How New Zealand has contained expenditure on drugsBMJ 2010; 340 doi: http://dx.doi.org/10.1136/bmj.c2441 (Published 18 May 2010) Cite this as: BMJ 2010;340:c2441
- Jacqueline Cumming, director1,
- Nicholas Mays, professor of health policy12,
- Jacob Daubé, research assistant1
- 1Health Services Research Centre, School of Government, Victoria University of Wellington, P O Box 600, Wellington 6035, New Zealand
- 2Health Services Research Unit, Department of Public Health and Policy, London School of Hygiene and Tropical Medicine, London
- Correspondence to: J Cumming
- Accepted 19 April 2010
The recent economic crisis has forced Western countries to examine how they contain health spending and improve value for money. Spending on drugs averages around 15% of total health spending for countries in the Organisation for Economic Cooperation and Development (OECD).1 Improved management of spending on drugs can therefore make an important contribution to containing health budgets.
In recent years, increases in drug costs in New Zealand have been below those experienced in other countries while public coverage has improved. We discuss the Pharmaceutical Management Agency’s (PHARMAC) role in achieving this, its processes for setting priorities, criticisms about its work, and implications for other healthcare systems.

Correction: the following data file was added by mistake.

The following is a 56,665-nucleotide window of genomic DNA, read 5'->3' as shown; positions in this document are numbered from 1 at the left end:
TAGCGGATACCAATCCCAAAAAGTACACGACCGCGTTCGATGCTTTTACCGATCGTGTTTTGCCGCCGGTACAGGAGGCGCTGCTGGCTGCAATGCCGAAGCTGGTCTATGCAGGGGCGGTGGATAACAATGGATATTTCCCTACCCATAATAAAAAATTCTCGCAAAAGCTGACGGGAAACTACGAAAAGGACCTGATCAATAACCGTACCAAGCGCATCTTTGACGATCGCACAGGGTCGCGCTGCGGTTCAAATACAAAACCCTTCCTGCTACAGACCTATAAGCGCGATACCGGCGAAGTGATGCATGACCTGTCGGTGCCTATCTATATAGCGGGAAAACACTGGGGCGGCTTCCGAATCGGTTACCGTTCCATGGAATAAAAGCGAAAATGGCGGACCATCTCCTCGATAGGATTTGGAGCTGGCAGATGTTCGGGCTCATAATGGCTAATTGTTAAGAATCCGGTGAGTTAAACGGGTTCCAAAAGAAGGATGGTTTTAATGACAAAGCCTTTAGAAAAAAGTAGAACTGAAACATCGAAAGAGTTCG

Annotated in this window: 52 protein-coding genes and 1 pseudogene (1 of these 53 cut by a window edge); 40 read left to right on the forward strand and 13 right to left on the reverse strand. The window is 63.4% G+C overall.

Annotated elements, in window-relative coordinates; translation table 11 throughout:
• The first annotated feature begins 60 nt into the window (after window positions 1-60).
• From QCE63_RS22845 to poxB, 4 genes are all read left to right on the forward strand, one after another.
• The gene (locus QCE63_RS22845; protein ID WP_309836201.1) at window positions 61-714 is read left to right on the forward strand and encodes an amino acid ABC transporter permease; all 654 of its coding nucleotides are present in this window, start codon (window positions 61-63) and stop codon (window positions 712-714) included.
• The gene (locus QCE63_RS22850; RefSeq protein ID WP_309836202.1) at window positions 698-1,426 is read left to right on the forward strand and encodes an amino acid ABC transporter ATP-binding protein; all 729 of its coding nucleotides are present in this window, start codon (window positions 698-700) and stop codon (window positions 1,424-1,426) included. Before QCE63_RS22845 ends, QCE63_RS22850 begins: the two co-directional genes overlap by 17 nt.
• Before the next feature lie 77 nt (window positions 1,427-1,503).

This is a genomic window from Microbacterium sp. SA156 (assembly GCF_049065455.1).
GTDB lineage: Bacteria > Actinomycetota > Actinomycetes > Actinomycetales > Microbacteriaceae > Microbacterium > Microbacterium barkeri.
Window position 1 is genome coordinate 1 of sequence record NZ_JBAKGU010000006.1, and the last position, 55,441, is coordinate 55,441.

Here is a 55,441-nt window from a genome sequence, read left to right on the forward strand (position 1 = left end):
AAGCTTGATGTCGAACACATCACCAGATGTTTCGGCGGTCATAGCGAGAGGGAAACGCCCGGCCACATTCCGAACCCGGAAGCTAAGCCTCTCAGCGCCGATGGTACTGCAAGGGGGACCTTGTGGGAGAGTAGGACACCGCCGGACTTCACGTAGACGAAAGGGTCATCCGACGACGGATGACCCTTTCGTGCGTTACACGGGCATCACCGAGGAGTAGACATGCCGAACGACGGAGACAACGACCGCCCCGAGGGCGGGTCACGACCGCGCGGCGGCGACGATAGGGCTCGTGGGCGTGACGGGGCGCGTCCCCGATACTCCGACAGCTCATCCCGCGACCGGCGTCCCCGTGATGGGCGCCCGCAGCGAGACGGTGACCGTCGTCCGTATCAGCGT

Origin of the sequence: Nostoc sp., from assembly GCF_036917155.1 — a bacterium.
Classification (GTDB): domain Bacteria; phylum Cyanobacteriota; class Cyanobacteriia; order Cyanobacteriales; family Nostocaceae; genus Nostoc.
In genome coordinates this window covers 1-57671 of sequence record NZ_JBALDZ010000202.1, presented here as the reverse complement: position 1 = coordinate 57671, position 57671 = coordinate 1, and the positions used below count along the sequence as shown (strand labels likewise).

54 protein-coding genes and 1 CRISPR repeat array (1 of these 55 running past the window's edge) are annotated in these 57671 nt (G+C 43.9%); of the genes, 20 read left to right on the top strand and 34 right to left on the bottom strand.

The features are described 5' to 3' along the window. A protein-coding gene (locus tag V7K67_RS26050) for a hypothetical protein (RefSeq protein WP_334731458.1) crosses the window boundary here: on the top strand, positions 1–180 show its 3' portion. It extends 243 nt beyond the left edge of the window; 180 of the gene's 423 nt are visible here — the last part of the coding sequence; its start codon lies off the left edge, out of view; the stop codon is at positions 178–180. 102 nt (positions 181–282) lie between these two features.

History and role
New Zealand’s healthcare system is predominantly publicly financed from general taxation and provides all drugs free of charge for people in hospital and a comprehensive set of subsidised drugs for people receiving services outside hospital.
For many years, the rise in expenditure on community drug treatment was a major problem. During the 1980s, for example, government expenditure on non-hospital drugs grew at almost 15% a year, faster than any other component of healthcare spending.2
PHARMAC was established in June 1993 with the objective of securing the best health outcomes from community drug treatment, within the amount of funding available.3 PHARMAC’s role has now expanded, and it not only manages the community drug budget but also works to ensure the optimal use of medicines; negotiates prices and supply terms for some hospital medicines; manages the basket of essential cancer drugs that must be made available to New Zealanders; and manages exceptional circumstances schemes that supply drug funding for people with rare conditions.3 PHARMAC is governed by a government appointed but independent board …